Sunday, March 31, 2013

One scene, infinite possibilities

I've always been a little envious of painters. If you're trying to capture a scene and the clouds aren't quite right, a painter can just make them right. Photographers have to make do with what nature provides — at least at that moment. As one grows as a nature photographer, however, the act of creating an image becomes more like creating a painting. And I'm not talking about the use of Photoshop.

Photography does involve being in the right place at the right time, but that doesn't mean it's always entirely left up to chance.

One of the biggest differences between beginning and experienced nature photographers is how they approach a scene for the first time. Beginners immediately start snapping away frantically, believing they are capturing the best the area has to offer. The advanced photographers immediately start considering possibilities, wondering if the scene would be even more striking at a different time of day or different time of the year.

All of the photographers I know have developed through three stages of seeing:

In the first stage, they have trouble seeing the whole scene. If they were to set up their tripod where Ansel Adams took one of his famous pictures, they would have trouble seeing how their photograph was different. If it's a view they discovered themselves, they may be surprised to find power lines running through the image when they look at it on their monitors back home. They tend to concentrate on one element of the view, letting their minds fill in the rest. And they don't realize that their minds and their cameras are seeing different things.

In stage two, they learn to see what the camera is seeing. They realize sometimes the light is better than it is at other times. They may realize the scene will be much more beautiful if they wait an hour for the sun to set. When setting up the camera, they scan the entire viewfinder to look for any possible flaws. They have the technical skills to use filters and other means to bring out the best in the scene that is in front of their eyes.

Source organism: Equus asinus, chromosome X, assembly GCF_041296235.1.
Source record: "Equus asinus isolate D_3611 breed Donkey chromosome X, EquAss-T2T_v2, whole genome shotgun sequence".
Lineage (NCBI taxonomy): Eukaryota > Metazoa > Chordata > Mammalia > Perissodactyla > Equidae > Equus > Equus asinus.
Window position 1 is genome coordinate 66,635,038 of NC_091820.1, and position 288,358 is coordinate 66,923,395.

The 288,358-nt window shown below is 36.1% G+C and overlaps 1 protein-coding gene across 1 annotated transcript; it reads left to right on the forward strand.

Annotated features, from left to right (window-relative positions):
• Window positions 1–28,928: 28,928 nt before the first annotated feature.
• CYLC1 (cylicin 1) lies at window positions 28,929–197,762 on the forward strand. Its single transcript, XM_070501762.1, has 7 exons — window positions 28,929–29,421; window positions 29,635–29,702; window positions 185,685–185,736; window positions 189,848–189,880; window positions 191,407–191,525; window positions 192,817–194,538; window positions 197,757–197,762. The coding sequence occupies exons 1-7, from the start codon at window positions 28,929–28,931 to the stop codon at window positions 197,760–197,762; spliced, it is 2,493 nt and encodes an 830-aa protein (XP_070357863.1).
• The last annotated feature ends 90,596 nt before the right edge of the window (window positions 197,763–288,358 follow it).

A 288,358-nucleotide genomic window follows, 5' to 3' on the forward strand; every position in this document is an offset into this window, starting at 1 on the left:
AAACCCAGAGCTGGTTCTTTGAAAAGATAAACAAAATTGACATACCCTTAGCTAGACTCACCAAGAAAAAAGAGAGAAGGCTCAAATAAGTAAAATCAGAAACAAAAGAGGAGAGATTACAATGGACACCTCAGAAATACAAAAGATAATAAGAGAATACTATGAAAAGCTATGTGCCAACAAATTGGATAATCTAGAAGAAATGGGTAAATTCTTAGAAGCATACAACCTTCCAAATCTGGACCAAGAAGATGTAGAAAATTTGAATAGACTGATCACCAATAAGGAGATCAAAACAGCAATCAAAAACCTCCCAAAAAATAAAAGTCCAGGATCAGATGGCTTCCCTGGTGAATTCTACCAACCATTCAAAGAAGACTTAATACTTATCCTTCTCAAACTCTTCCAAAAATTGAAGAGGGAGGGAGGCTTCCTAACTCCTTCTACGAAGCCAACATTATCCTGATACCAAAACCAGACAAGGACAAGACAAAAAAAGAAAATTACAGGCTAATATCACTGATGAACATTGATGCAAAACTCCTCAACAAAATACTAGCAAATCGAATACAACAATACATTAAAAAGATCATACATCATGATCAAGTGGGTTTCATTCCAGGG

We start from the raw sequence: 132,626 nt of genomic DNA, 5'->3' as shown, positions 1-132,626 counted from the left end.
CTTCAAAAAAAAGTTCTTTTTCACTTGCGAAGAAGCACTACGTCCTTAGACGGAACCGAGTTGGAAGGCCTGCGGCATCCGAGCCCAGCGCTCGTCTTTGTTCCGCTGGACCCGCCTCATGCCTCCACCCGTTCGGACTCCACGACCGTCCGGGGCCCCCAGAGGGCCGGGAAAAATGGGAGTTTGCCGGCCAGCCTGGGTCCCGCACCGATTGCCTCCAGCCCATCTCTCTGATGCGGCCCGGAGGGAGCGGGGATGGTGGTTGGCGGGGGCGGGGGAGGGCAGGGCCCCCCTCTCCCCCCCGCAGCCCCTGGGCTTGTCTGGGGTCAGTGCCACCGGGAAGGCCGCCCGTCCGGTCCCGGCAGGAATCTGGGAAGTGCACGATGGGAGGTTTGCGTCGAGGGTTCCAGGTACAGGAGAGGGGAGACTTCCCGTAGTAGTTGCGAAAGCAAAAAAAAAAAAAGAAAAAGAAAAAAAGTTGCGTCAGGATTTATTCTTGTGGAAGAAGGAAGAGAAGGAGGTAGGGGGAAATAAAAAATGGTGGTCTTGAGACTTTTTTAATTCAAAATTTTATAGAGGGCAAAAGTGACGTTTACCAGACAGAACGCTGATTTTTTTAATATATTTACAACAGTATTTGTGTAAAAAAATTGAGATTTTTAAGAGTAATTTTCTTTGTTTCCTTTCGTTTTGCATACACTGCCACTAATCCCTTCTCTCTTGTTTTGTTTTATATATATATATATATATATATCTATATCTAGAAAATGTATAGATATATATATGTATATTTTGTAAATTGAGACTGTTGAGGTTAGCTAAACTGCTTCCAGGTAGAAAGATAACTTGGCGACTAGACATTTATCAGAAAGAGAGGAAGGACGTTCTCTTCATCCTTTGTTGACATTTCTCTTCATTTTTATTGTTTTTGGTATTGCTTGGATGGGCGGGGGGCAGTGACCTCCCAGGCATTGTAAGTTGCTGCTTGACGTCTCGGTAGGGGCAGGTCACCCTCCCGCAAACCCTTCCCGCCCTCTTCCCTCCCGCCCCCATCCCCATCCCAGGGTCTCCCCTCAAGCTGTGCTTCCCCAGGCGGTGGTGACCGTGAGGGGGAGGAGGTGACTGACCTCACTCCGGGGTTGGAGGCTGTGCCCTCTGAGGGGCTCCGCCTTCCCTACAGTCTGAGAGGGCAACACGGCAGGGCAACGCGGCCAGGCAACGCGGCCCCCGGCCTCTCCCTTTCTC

At the final stage, the photographers have grown to the point where they can imagine what a particular scene could be. They can imagine what the scene would be with light coming from a different direction, different weather, more or less snow, more or less water in waterfalls and rivers, different colored or no vegetation, and so on. And they have the experience and research skills to determine when the ideal time would be to capture that image then. They will take a picture today, but they will also be back at the time when they visualize the scene will be even better.

The stages of artistic development are not a new discovery. Galen Rowell, one of the highest regarded landscape photographers of the 20th century, once wrote about growing as a nature photographer to the point where you can see things that haven't happened yet.

There are not many short cuts in this process. To grow as a nature photographer, you need to grow in your awareness of the world around you, realizing that there are an infinite number of variables that affect the scene before your eyes. If any of those variables change, the scene is different. Maybe the changes result in a better image. Maybe they don't.

Education can help you with this process. I took a weather class in college and it's has proven to be one of the more useful subjects I studied.

Personal observation can be even more helpful. Pick a view near your home and photograph it at different times of day, different times of the year, and in different years. Study the images for differences. Treat this exercise like one of those puzzles where you're presented with two nearly identical-looking drawings and you have to spot all the changes.

All of the images in this post are of Mount Si and Borst Lake. My tripod was set up in nearly the same place for each image. But each image is dramatically different. In the image at the top of the post, notice how the fresh snow and clearing storm changes the appearance of the mountain. Notice how in winter there are no lily pads or algae on the lake.

In the images below, see how the amount of vegetation on the lake changes through summer and into fall. Notice how a different type of storm can completely change your perception of the mountain. Or how the moon impacts the feel of the image.

For every scene, there are infinite possibilities. To grow as a photographer, it's important to understand all the possibilities so that you can select the one that best matches your vision.

(Follow Kevin Ebi's photography on Facebook, Twitter, or Google +.)

1 comment:

Anonymous said...

Thanks for the great insights. I have begun to notice the differences as you say - timing, light quality and direction etc. There is a spot on Klamath lake near my home that I have captured now in three seasons - this spring will complete the set. Some times driving by the scene looks so drab and plain - other times when the fog is just lifting or the sun is breaking through - it is amazing.